It all began with an email invite… Subject line ” Incredible opportunity for DT neighbors to experience amazing natural phenomenon.” My husband immediately told me to sign us up. Why…. because we’re both nerds of course! Actually there are probably three kinds of people who would be excited to go frog watching on a cold winter night… kids, old people, and nerds of all ages.
The email went on to say that we would be logging “the trek of the frogs and salamanders across a paved path next to the marsh area in the park. ” Wow… how cool is that (sarcasm intended)!
Just to be sure we knew what to look for, the organizer sent a link to pictures of frogs and salamanders plus more info about this annual frog trek. Apparently, at the end of Winter on the first night that it rains and temperatures rise above 40F, an internal clock goes off and these critters (similar to hibernating bears) know to awaken and go back to the place of their birth which is usually a vernal pond. Not only did I have an opportunity to go out on a moonless cold winter night, but I was able to add “vernal pond” to my vocabulary (i.e. small pond in the woods where critters plant their eggs).
We were told to bring flashlights, clipboard, and paper so we could record our sightings. Possible sightings included wood frogs, northern spring peepers, northern cricket frogs, eastern American toads, etc. etc. So, my husband, ex-Eagle scout, prepared for our adventure. If you were an Eagle scout or know one, you know they are always prepared. In fact, if you are ever going anywhere and are not sure what to take just take an Eagle scout with you because they will bring everything. My husband packed 2 chairs, 2 leather-bound portfolios for note taking, 2 steno pads also for note taking, 2 camp lanterns, 4 flashlights–2 small and 2 large. We were prepared!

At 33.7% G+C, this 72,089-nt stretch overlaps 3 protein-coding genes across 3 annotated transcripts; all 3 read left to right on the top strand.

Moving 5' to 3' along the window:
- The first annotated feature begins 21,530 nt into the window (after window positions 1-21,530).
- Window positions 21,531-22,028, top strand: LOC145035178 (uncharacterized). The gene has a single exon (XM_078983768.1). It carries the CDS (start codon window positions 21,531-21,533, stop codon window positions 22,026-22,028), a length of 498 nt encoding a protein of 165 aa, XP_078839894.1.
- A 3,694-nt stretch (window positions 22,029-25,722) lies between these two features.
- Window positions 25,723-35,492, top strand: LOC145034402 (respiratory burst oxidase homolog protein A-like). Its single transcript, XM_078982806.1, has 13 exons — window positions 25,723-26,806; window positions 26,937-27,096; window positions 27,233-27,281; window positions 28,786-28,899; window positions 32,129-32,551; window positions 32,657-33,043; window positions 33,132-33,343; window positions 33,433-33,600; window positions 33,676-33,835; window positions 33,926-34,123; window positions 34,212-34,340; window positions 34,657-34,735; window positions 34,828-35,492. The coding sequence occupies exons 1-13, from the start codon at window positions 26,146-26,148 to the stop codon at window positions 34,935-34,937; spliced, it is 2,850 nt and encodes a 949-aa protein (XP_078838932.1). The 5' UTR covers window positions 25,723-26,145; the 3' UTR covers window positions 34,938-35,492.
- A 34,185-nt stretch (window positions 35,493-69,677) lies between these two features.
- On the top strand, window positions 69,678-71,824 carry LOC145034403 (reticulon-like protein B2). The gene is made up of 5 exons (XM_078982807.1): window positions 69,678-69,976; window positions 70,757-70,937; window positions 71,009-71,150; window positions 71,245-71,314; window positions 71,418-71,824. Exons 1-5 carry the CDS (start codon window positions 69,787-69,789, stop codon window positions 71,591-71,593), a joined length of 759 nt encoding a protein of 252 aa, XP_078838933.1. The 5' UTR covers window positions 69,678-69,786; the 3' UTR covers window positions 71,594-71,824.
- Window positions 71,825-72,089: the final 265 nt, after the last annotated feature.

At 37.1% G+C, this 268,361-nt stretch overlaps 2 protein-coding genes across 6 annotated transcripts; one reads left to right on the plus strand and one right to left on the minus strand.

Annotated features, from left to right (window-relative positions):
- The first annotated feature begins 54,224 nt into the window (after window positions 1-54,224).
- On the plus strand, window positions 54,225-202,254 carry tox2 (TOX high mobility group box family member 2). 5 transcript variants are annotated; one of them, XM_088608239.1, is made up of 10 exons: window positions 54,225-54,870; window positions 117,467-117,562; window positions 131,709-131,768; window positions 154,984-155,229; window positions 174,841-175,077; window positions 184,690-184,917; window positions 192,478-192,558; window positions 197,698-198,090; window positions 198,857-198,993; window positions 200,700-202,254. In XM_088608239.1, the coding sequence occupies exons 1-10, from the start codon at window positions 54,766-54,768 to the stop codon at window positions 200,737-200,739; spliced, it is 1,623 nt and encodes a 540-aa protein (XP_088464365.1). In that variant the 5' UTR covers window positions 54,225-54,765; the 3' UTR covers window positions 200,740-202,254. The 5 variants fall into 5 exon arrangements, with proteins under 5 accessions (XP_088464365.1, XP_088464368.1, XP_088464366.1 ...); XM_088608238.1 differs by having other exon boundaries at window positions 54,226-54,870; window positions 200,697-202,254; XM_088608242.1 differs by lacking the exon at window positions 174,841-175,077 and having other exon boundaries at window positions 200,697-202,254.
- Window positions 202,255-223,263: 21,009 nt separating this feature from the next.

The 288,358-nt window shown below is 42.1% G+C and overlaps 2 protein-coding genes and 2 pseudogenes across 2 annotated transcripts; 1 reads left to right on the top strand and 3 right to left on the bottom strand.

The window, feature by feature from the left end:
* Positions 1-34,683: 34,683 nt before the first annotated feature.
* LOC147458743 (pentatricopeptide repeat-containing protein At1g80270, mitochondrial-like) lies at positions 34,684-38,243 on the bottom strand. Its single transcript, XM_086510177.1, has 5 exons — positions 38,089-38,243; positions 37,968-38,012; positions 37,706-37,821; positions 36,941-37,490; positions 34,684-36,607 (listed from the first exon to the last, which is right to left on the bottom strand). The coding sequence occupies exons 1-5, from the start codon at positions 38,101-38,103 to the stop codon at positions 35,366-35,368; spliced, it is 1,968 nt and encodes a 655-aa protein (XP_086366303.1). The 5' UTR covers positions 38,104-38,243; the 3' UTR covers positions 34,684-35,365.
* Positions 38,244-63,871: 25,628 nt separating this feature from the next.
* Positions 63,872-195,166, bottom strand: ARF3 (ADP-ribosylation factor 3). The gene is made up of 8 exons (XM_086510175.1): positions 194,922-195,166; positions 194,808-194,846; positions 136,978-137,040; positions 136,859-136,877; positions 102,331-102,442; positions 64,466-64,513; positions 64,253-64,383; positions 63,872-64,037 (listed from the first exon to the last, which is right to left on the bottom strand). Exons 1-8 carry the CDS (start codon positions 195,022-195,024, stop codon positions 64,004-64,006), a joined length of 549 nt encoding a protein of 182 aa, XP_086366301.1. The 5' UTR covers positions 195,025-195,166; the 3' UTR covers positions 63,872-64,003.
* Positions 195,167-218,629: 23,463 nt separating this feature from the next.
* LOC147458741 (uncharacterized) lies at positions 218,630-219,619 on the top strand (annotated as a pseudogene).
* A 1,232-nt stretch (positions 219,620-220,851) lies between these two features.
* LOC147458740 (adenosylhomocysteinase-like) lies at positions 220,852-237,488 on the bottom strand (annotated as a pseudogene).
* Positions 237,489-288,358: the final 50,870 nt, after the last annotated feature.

As we were walking to what is locally called the “frog pond”, I asked the leader if the frogs would be scared away by the lights and noise. She wasn’t sure, but didn’t think so. Her lack of certainty made me roll back and begin to wonder about things that I should have considered in the first place like how do we get the frogs to stay still long enough to identify their type; and will they sit still for us to take their picture; and by the way… Did someone tell the frogs we’d be there between 7pm and 8pm? Answers… we can’t, they won’t and no one gave them the schedule.
Okay, so it wasn’t bitterly cold and it was pretty neat being in the woods at night with flashlights blazing while we talked and walked sentry duty around the pond listening to an incredible cacophony of noises. (We were told later that we should not have had so much light. Not have talked so much, and not have moved around so much… who knew?)
Had I been alone, I would have run screaming from the incredibly loud quacking mating calls of the male wood frogs plus all the other noises from an assortment of critters that we could hear but not see. But being part of a group somehow made it less scary. Plus if something wanted a human for a meal, it would have several choices while the rest of us ran away (i.e., safety in numbers).
By the end of our hour, we had seen one crayfish, and one fast moving frog (type unknown) crossing from the pond to the creek…. It was an amazing natural phenomenon (more sarcasm).